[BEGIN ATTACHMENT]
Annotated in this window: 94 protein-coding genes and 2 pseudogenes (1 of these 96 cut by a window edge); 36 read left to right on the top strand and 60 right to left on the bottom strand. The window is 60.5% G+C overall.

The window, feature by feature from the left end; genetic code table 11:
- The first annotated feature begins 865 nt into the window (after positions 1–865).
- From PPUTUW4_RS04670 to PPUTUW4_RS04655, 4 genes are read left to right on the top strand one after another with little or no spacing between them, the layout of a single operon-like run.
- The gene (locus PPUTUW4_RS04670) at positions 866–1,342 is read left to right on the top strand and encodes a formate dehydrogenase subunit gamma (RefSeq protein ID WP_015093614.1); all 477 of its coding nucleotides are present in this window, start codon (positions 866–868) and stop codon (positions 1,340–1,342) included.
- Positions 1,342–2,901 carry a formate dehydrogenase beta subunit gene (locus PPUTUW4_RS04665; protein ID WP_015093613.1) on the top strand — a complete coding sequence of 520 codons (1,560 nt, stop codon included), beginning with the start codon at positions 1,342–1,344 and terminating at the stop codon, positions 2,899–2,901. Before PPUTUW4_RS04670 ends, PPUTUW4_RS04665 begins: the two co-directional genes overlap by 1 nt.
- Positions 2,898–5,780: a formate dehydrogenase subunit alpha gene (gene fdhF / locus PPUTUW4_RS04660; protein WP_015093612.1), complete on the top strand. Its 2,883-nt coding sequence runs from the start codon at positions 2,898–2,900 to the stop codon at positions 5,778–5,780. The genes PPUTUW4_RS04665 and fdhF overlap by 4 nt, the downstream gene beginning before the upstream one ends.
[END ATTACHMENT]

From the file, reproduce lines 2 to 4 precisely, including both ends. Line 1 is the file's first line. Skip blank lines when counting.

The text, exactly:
The window, feature by feature from the left end; genetic code table 11:
- The first annotated feature begins 865 nt into the window (after positions 1–865).
- From PPUTUW4_RS04670 to PPUTUW4_RS04655, 4 genes are read left to right on the top strand one after another with little or no spacing between them, the layout of a single operon-like run.